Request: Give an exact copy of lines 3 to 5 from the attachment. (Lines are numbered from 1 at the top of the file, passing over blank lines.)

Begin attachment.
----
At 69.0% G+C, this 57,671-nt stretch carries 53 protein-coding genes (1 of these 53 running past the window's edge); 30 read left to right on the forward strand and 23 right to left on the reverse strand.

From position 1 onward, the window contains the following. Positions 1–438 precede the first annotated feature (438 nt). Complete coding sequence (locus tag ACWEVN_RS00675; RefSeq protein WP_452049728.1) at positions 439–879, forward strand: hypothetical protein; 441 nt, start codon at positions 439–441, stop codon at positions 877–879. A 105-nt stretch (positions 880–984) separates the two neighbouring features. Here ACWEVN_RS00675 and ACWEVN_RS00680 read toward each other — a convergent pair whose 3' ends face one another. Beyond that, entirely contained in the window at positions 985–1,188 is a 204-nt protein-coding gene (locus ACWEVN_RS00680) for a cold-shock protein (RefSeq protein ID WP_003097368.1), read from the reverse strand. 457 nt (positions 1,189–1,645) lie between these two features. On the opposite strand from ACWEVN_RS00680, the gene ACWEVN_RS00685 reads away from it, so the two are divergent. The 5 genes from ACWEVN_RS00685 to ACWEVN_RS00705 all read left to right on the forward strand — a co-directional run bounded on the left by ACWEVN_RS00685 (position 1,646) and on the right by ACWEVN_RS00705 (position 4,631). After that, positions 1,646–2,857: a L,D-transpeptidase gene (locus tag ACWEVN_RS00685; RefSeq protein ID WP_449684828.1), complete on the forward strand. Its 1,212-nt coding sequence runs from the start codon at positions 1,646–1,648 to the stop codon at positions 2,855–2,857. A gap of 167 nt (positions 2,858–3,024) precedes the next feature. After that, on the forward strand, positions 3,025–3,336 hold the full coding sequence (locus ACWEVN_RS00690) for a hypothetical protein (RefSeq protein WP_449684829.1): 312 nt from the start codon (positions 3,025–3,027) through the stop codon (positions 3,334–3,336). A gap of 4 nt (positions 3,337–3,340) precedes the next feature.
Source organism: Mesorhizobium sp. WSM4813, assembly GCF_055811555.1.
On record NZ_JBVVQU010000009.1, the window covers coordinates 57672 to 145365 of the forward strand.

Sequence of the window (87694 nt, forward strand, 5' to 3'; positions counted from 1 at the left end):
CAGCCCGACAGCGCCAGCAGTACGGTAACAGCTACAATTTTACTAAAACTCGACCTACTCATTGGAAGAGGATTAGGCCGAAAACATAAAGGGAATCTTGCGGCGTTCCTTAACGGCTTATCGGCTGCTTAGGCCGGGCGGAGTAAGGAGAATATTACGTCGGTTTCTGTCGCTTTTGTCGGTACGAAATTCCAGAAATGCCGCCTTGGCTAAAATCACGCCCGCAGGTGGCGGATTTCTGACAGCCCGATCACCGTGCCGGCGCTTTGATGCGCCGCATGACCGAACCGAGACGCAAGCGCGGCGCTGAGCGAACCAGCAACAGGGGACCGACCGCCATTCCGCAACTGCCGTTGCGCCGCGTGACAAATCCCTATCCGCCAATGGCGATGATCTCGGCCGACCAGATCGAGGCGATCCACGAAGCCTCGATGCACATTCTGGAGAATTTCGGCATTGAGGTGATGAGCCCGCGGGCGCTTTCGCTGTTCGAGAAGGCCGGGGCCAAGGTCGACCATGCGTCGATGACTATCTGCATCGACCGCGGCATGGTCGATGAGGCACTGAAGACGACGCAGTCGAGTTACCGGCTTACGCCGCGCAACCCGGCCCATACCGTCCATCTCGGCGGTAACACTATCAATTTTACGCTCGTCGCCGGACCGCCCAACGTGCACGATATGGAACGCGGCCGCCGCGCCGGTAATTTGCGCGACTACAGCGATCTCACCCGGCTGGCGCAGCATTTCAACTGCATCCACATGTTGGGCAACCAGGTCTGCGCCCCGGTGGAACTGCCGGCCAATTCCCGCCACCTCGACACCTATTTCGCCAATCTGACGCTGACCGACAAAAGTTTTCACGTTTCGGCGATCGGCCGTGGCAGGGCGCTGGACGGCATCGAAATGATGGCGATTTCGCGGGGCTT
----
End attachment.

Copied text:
Source organism: Mesorhizobium sp. WSM4813, assembly GCF_055811555.1.
On record NZ_JBVVQU010000009.1, the window covers coordinates 57672 to 145365 of the forward strand.

Sequence of the window (87694 nt, forward strand, 5' to 3'; positions counted from 1 at the left end):